Is the Truth in the Test?

By -

         When I came across this picture, I felt it perfectly summarized just how unrealistic and hypocritical the academic expectations of our children have become! On one hand, we (as educators and parents) stress to our children the importance of performing well on formal tests, and hold them to a standard of high performance to exemplify their academic capabilities. On the other hand, we tell them to embrace their individuality, accept their flaws with grace, and pursue the things that they naturally excel at. What a confusing message! Obviously, not all students learn the same way – and likewise, they do not all perform well in merely one format of assessment.

         During this time in the school year, I often get panicky phonecalls from parents who are concerned as to how testing is weighing in on their child’s educational experience. Between the barrage of standardized testing (i.e.: Keystones, PSSA’s, SAT/ACT, etc.) and regular classroom assessments, are students really able to truly absorb information AND demonstrate their comprehension of concepts through a written test? Or does this format cause students unnecessary anxiety to temporarily memorize information–and deplete them of the opportunity to develop as individuals, each with unique areas of strength?

        The reality is that students should be given the opportunity to demonstrate what they have learned in various ways. Formal written tests certainly have their place – and some students perform very well with this format. However, many other students would greatly benefit from utilizing writing prompts, creative projects, oral presentations, and the opportunity to discover the relevance of newly learned material in their everyday life. By personally connecting with what they learn, students are not only more likely to perform better on tests, but to also retain the information much longer – and utilize it later.

       As parents and educators, we must come together and develop a strategy for assessment that supports each type of learner. I believe that the key to bridging this gap is communication. Here’s how:

  1. Communicate with your child. Find out why they might be struggling with a certain testing format. Remind them to take responsibility for the learning process –and that you are there to support them.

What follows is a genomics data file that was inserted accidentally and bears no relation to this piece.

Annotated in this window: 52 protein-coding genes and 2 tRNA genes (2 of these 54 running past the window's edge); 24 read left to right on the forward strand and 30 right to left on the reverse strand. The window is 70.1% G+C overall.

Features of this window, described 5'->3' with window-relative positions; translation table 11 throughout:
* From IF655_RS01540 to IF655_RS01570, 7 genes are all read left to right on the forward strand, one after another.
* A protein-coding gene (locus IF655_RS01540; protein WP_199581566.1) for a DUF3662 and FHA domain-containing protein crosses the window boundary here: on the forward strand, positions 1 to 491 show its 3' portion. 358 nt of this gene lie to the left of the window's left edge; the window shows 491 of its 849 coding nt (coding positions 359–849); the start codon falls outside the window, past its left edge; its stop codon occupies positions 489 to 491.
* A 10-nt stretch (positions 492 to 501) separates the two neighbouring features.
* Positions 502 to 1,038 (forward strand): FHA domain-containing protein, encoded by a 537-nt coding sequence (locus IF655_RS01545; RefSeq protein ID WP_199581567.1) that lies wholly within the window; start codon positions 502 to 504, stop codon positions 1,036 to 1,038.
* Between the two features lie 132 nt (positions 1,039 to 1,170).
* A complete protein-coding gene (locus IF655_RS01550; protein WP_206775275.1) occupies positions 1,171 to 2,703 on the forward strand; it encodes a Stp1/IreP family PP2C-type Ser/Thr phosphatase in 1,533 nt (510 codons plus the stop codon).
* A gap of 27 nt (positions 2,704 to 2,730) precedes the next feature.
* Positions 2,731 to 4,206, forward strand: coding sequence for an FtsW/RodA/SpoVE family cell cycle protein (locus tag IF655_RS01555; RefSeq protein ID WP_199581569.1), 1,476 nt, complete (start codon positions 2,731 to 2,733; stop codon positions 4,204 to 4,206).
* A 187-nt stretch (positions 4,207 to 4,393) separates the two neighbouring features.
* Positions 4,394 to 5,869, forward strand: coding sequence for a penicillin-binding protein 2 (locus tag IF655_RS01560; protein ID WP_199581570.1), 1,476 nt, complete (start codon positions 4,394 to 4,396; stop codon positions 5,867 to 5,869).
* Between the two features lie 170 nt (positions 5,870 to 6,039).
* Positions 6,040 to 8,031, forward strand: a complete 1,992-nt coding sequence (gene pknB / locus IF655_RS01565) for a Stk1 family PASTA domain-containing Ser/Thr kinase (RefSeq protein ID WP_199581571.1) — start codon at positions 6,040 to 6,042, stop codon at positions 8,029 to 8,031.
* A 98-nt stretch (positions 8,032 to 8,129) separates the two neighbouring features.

2. Communicate with your child’s teachers. Get involved – and ask about how students are assessed in the classroom. If your child’s grades consistently reflect low test scores, ask if there is another way in which they can exemplify comprehension of new material.

  3. Seek out resources that can help. I often tell my clients: “Don’t be afraid to take the ‘Educator’ cap off, and keep only the ‘Parenting’ cap on!” While it is your job to help your children, it can be overwhelming to take on too many roles. Don’t be afraid to admit when it’s time for some outside help. Individual tutoring is an excellent way to not only help your child in the immediate – but to also teach them the tools to navigate through future challenges. Working with a tutor will not just “patch” the problem and earn your child better grades. Rather, it will get to the foundation of their obstacles and build their confidence as they implement strategies for success – even in a testing format that they previously struggled with.  If your child needs help mastering the skill of test-taking, consider contacting Triumph Tutoring, Inc. We serve students in the Chester County Area – and can develop an Individualized Action Plan that makes it possible for your child to truly accomplish better results – no matter what format of testing they encounter.

          Knowledge is power – so stay informed. Continue to encourage your child to embrace their individual strengths, and learn from their mistakes. The only test that really matters is the test of their desire to continue to do whatever it takes to learn and succeed. That’s the truth!

Leave a Reply

Your email address will not be published. Required fields are marked *